It’s Difficult to Find the Time to Complete MBA Classes
An MBA is demanding. The sheer volume of content, especially in unfamiliar business concepts, can drown you in hours of work. If you take an in-class program, juggling work and finding time for classes is a tall order.
When comparing a traditional MBA degree vs. an online MBA program, the latter gives you more leeway to work around your schedule.
However, even with online studies, if the course is dense, packed with dull lectures, and lacking engagement, it’ll overburden you. As an MBA student with an engineering background, you need a course designed to allow you to thrive.
Quantic’s MBA is structured in such a way that you can consume the material in bite-sized chunks. In addition, the interactive platform and active learning component make it easier and faster to grasp. You can get your MBA or EMBA in 14 months.
An MBA Won’t Help if Your Career Has Already Progressed High Enough
The longer you work in your field of engineering, you gain experience and valuable skills. Through this experience, you can move up the pecking order into a senior managerial post.
When you’ve reached this point in your career, you may already be too high up the ladder; there isn’t anywhere else to go.
Getting an MBA when you’ve already climbed that far would only be an unnecessary cost. MBAs are more suited for engineers who still have some way to go to get to the top.
An MBA Isn’t Necessary if You Plan on Sticking to Technical Skills
MBA programs are explicitly designed to teach the language of business like business economics and international business.
If you’re more concerned with staying on the technical side and not in managing the business affairs, then the MBA may not be of much use to you.
For instance, if you’d rather stay in a traditional engineering firm or stick to the hands-on side of things, then focus on expanding your technical engineering education.
That said, if you still have an appetite for an MBA, here’s what you’ll get.
MBA Course Curriculum & Syllabus for Engineers
A good MBA degree should include critical core and elective courses like the following:
- Business. Your role in management will involve preparing forecasts for the business, like how much of the product you need to make. You’ll also handle the finances and get involved in the marketing of the product, so you need to gain the right business skills necessary to hold up the role.
- Strategy. Without proper strategic planning and project management, any organization will fall flat on its face. That’s why, when you transition into a leadership role, you need to be equipped with business management skills.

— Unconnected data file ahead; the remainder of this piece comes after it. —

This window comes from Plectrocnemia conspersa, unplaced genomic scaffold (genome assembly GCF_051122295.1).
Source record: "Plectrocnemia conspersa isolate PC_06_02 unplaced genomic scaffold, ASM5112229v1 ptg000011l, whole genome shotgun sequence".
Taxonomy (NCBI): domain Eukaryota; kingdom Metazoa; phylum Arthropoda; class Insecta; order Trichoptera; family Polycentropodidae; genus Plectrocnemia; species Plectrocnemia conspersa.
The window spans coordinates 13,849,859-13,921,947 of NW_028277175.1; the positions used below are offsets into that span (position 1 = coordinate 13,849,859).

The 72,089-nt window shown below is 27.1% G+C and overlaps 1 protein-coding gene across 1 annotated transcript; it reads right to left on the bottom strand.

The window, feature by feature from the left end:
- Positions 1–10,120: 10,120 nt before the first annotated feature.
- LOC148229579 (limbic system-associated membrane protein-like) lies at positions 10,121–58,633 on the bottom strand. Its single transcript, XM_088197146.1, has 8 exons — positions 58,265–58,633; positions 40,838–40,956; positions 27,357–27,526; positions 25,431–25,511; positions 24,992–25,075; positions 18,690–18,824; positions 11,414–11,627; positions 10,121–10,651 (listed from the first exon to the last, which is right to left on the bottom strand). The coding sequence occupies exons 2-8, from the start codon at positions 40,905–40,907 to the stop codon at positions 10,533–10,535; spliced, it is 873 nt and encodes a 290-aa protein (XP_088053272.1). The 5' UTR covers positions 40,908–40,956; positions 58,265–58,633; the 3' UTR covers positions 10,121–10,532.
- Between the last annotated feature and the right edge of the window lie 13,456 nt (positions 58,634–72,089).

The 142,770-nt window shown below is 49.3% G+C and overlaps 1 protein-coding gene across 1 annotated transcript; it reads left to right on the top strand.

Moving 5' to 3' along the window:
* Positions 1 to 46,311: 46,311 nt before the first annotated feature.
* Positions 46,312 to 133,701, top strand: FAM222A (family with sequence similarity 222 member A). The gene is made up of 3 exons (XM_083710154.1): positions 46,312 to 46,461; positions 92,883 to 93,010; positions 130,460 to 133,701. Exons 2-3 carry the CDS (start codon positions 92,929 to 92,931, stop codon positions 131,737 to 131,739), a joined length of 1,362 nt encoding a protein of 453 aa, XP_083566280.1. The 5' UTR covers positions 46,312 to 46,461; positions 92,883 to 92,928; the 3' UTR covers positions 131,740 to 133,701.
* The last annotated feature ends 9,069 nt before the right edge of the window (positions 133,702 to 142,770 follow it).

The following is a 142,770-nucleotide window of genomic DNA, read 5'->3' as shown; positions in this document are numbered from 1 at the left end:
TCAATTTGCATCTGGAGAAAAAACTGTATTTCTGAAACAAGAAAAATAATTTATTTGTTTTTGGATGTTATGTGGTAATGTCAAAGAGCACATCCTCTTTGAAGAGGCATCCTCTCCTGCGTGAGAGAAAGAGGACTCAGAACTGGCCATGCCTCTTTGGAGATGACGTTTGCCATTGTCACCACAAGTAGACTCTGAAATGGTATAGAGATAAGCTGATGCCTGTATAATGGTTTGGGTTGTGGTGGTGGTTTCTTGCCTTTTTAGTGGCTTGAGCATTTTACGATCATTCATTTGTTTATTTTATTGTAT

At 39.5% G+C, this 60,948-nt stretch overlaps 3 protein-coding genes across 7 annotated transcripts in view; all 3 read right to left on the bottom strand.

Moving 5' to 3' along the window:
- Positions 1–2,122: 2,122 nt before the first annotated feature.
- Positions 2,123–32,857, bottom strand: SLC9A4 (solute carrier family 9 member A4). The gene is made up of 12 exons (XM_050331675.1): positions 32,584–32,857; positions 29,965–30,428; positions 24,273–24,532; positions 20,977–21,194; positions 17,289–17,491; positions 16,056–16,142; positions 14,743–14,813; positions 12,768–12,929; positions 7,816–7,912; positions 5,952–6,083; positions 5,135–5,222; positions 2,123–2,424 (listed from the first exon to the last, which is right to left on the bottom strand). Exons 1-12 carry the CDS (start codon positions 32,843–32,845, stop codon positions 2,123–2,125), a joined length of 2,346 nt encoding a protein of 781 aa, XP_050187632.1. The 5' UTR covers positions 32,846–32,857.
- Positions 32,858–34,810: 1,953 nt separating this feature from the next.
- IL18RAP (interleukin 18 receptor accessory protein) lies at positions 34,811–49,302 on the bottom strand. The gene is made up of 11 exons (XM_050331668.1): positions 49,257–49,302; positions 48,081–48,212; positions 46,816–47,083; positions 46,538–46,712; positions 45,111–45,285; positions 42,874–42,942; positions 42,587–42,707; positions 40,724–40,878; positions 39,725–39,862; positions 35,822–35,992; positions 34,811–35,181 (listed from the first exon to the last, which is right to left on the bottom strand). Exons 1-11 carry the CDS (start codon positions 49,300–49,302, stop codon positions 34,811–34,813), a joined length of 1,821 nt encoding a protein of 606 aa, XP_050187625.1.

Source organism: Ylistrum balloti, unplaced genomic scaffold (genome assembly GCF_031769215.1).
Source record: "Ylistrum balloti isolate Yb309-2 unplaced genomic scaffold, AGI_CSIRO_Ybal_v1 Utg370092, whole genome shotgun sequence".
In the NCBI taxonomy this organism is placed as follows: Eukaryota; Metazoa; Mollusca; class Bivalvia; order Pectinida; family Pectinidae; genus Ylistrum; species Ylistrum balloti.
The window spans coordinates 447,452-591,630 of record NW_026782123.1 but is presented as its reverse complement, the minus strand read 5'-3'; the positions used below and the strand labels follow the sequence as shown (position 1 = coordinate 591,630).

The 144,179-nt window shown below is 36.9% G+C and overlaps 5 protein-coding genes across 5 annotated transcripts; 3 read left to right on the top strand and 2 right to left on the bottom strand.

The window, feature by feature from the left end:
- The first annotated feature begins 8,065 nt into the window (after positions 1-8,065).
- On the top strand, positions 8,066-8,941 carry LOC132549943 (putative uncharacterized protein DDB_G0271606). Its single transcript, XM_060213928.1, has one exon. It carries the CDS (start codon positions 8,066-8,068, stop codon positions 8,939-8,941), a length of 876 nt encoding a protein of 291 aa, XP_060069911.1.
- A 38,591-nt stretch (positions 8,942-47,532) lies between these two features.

With accurate planning skills and your engineering management know-how, you can steer the organization in the right direction.
- Decision making. With the cutthroat competition in business, you have to be able to make critical decisions quickly. A good MBA program includes a statistics and data analytics component to help you with cost-benefit analysis.
- Leadership. Managing people and resources is a critical part of a manager’s role. Resources are often scarce, and a diverse pool of different personalities takes a lot of effort to harmonize.
An MBA includes leadership as part of the business education to empower MBA students to ace engineering management positions.
MBA vs. Masters In Engineering
The choice between an MBA or a Master’s in engineering comes down to your career goals.
If your aim is to lead the organization in a position requiring a technical and business touch, you can lean towards an MBA degree to advance your career progression.
On the other hand, if you see yourself strictly as a scientist responsible for leading in a technical role, a master’s in engineering would be more suited to your goals.
MBA Programs for Engineers
You can launch your path to executive-level engineering management roles through an MBA with one of three options.
- A part-time or full-time in-class MBA with 20 to 25 fixed lectures per week for 12 to 21 months.
- An online option that gives you lectures, course materials, and exams for a minimum of 18 months.
- An online flexible MBA like Quantic’s MBA for 5 to 15 hours per week for a maximum of 14 months.
You can opt for the traditional in-class and online options, but they’ll cost you an arm and a leg.
A Quantic MBA offers the same recognized MBA qualification for a fraction of the cost. In addition, you get access to a fully interactive platform that’ll make learning simpler.
Plus, you’ll get the papers to qualify for senior-level engineering management roles in no time. Apply now to get started with Quantic’s online MBA program.